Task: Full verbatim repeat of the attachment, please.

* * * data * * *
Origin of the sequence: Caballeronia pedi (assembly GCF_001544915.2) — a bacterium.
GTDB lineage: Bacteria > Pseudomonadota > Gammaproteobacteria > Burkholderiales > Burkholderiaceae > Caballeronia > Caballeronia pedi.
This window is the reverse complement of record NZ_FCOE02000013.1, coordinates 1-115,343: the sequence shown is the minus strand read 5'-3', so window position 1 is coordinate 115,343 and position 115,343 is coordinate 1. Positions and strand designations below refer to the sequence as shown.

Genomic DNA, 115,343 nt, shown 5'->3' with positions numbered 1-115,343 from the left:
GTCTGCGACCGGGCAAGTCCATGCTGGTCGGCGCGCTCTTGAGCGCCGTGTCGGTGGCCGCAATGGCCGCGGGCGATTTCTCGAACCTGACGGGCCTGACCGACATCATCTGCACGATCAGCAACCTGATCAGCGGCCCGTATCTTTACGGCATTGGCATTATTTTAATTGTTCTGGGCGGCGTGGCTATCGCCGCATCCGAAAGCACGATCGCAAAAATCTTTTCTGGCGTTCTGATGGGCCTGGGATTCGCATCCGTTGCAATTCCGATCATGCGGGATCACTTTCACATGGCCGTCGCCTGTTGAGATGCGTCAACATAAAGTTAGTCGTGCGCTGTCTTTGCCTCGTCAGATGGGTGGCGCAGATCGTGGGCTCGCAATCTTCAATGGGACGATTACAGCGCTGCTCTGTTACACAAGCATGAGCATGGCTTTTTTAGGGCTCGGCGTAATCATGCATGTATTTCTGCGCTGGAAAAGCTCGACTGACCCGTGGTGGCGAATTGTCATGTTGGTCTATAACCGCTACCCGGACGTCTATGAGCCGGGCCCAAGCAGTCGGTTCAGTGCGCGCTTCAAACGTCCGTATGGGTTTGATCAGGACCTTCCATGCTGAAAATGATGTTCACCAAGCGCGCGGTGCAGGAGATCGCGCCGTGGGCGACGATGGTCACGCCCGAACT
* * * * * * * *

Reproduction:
Origin of the sequence: Caballeronia pedi (assembly GCF_001544915.2) — a bacterium.
GTDB lineage: Bacteria > Pseudomonadota > Gammaproteobacteria > Burkholderiales > Burkholderiaceae > Caballeronia > Caballeronia pedi.
This window is the reverse complement of record NZ_FCOE02000013.1, coordinates 1-115,343: the sequence shown is the minus strand read 5'-3', so window position 1 is coordinate 115,343 and position 115,343 is coordinate 1. Positions and strand designations below refer to the sequence as shown.

Genomic DNA, 115,343 nt, shown 5'->3' with positions numbered 1-115,343 from the left:
GTCTGCGACCGGGCAAGTCCATGCTGGTCGGCGCGCTCTTGAGCGCCGTGTCGGTGGCCGCAATGGCCGCGGGCGATTTCTCGAACCTGACGGGCCTGACCGACATCATCTGCACGATCAGCAACCTGATCAGCGGCCCGTATCTTTACGGCATTGGCATTATTTTAATTGTTCTGGGCGGCGTGGCTATCGCCGCATCCGAAAGCACGATCGCAAAAATCTTTTCTGGCGTTCTGATGGGCCTGGGATTCGCATCCGTTGCAATTCCGATCATGCGGGATCACTTTCACATGGCCGTCGCCTGTTGAGATGCGTCAACATAAAGTTAGTCGTGCGCTGTCTTTGCCTCGTCAGATGGGTGGCGCAGATCGTGGGCTCGCAATCTTCAATGGGACGATTACAGCGCTGCTCTGTTACACAAGCATGAGCATGGCTTTTTTAGGGCTCGGCGTAATCATGCATGTATTTCTGCGCTGGAAAAGCTCGACTGACCCGTGGTGGCGAATTGTCATGTTGGTCTATAACCGCTACCCGGACGTCTATGAGCCGGGCCCAAGCAGTCGGTTCAGTGCGCGCTTCAAACGTCCGTATGGGTTTGATCAGGACCTTCCATGCTGAAAATGATGTTCACCAAGCGCGCGGTGCAGGAGATCGCGCCGTGGGCGACGATGGTCACGCCCGAACT